Software developer

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A software developer is a person concerned with facets of the software development process, including the research, design, programming, and testing of computer software. Other job titles which are often used with similar meanings are programmer, software analyst, and software engineer. According to developer Eric Sink, the differences between system design, software development, and programming are more apparent. Already in the current market place there can be found a segregation between programmers and developers,[dubious ] being that one who implements is not the same as the one who designs the class structure or hierarchy. Even more so that developers become systems architects, those who design the multi-leveled architecture or component interactions of a large software system.[1] (see also Debate over who is a software engineer)

In a large company, there may be employees whose sole responsibility consists of only one of the phases above. In smaller development environments, a few people or even a single individual might handle the complete process.


The word "software" was coined as a prank as early as 1953, but did not appear in print until the 1960s.[2] Before this time, computers were programmed either by customers, or the few commercial computer vendors of the time, such as UNIVAC and IBM. The first company founded to provide software products and services was Computer Usage Company in 1955.[3]

The software industry expanded in the early 1960s, almost immediately after computers were first sold in mass-produced quantities. Universities, government, and business customers created a demand for software. Many of these programs were written in-house by full-time staff programmers. Some were distributed freely between users of a particular machine for no charge. Others were done on a commercial basis, and other firms such as Computer Sciences Corporation (founded in 1959) started to grow. The computer/hardware makers started bundling operating systems, systems software and programming environments with their machines.[citation needed]

When Digital Equipment Corporation (DEC) brought a relatively low-priced microcomputer to market, it brought computing within the reach of many more companies and universities worldwide, and it spawned great innovation in terms of new, powerful programming languages and methodologies. New software was built for microcomputers, so other manufacturers including IBM, followed DEC's example quickly, resulting in the IBM AS/400 amongst others.[citation needed]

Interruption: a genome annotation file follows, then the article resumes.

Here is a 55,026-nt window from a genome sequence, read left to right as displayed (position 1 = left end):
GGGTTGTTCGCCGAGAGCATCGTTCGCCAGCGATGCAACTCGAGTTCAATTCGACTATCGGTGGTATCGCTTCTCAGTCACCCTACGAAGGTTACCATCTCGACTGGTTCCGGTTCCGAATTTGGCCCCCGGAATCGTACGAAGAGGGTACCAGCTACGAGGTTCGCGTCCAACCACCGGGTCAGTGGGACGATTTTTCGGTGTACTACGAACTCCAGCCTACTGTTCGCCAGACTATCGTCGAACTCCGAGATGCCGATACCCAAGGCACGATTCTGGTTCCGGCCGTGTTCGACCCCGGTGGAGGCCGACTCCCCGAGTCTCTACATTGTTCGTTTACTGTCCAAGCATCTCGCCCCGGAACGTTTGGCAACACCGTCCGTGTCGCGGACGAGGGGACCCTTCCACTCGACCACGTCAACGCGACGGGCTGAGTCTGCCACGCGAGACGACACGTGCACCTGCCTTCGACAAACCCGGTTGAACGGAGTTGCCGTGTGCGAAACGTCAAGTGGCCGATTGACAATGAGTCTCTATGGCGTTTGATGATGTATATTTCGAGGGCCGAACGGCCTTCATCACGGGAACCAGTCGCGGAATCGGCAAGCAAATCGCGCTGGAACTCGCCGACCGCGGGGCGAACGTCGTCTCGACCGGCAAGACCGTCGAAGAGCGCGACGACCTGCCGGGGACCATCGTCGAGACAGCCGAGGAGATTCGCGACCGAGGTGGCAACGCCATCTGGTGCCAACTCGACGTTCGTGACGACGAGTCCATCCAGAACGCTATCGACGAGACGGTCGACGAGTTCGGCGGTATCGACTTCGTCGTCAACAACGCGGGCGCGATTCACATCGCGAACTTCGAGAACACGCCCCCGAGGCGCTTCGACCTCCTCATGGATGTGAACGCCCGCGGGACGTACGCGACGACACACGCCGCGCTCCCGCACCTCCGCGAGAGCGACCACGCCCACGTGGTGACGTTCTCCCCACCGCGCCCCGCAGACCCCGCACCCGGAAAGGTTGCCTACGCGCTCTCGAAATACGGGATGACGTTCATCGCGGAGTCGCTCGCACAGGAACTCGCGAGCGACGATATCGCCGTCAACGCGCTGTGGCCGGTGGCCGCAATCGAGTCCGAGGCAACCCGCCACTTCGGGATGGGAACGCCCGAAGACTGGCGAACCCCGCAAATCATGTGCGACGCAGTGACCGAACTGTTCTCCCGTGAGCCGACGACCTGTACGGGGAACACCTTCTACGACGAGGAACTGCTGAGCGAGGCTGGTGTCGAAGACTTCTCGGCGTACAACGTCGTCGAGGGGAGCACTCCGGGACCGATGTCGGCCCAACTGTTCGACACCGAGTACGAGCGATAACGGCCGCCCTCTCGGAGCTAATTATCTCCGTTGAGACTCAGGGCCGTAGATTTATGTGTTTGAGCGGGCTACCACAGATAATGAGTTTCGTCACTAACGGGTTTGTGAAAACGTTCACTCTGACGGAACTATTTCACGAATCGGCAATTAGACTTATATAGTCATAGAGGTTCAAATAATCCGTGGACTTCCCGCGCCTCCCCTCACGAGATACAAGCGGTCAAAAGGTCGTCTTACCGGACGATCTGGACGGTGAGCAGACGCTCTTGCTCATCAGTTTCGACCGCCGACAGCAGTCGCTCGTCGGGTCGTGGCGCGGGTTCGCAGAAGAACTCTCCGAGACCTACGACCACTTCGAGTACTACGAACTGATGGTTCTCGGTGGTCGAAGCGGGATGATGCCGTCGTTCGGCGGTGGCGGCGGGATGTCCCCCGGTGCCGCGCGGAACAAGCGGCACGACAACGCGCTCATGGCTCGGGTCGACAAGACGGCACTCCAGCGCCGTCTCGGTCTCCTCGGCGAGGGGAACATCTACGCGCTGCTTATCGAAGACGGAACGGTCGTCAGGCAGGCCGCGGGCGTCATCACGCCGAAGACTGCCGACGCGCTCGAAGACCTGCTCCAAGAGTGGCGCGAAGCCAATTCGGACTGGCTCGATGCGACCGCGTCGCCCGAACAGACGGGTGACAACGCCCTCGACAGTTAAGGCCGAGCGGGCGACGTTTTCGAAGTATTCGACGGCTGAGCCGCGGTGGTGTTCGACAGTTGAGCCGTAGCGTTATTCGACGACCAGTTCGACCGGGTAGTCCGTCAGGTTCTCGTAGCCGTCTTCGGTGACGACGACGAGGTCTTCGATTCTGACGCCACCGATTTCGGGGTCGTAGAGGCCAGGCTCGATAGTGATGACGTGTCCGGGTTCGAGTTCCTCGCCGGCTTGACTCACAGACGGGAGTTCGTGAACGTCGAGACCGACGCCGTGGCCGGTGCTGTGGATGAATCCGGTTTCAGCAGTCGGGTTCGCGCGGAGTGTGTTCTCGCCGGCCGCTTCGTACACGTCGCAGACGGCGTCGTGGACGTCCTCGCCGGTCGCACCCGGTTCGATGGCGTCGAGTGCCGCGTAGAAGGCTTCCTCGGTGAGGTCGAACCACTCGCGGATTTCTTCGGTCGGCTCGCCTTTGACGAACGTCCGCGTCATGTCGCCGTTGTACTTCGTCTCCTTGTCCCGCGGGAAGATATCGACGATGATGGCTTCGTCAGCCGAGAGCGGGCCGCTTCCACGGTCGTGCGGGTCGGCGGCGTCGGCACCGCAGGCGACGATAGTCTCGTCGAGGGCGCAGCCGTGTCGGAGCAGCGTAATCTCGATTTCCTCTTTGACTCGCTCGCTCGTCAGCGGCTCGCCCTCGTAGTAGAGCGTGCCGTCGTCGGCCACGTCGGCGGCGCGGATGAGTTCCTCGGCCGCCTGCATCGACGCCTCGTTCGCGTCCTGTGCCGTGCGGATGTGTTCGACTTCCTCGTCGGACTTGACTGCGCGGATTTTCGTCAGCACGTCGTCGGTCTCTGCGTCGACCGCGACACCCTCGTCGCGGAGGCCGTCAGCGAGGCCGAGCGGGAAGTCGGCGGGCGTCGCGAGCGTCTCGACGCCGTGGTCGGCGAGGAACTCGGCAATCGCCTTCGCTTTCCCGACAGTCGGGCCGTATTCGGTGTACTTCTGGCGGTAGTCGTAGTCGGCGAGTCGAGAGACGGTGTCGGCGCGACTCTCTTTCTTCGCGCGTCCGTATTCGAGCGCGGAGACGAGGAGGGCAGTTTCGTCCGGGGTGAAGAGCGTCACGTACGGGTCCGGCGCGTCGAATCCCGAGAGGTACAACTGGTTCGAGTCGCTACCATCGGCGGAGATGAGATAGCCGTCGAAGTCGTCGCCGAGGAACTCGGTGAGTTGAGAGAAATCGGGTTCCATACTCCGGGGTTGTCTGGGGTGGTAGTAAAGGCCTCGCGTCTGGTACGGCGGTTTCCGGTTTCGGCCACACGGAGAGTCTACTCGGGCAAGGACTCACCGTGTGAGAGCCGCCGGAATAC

The industry expanded greatly with the rise of the personal computer ("PC") in the mid-1970s, which brought computing to the desktop of the office worker. In the following years, it also created a growing market for games, applications, and utilities. DOS, Microsoft's first operating system product, was the dominant operating system at the time.[4]

In the early years of the 21st century, another successful business model has arisen for hosted software, called software-as-a-service, or SaaS; this was at least the third time[citation needed] this model had been attempted. From the point of view of producers of some proprietary software, SaaS reduces the concerns about unauthorized copying, since it can only be accessed through the Web, and by definition, no client software is loaded onto the end user's PC.[citation needed] By 2014 the role of cloud developer had been defined; in this context, one definition of a "developer" in general was published:[5]

Developers make software for the world to use. The job of a developer is to crank out code -- fresh code for new products, code fixes for maintenance, code for business logic, and code for supporting libraries.

See also


  1. ^ Eric Sink. "Small ISVs: You need Developers, not Programmers". Sourcegear. Retrieved 2008-06-06. A programmer is someone who does nothing but code new features and (if you're lucky) fix bugs. They don't write specs. They don't write automated test cases. They don't help keep the automated build system up to date. They don't help customers work out tough problems. They don't help write documentation. They don't help with testing. They don't even read code. All they do is write new code. 
  2. ^ Paul Niquette (1995). "Softword: Provenance for the Word 'Software'".  adapted from Sophisticated: The Magazine ISBN 1-58922-233-4
  3. ^ Elmer C. Kubie (Summer 1994). "Recollections of the first software company". Annals of the History of Computing. IEEE Computer Society. 16 (2): 65–71. doi:10.1109/85.279238. 
  4. ^ Rebello, Kathy; Schwartz, Evan I.; Verity, John W.; Lewyn, Mark; Levine, Jonathan (28 February 1993). "Is Microsoft Too Powerful?". Businessweek Archives. Bloomberg Businessweek. Retrieved 26 September 2014. 
  5. ^ Hardiman, Nick (24 July 2014). "A portrait of the modern cloud developer". TechRepublic. 

External links

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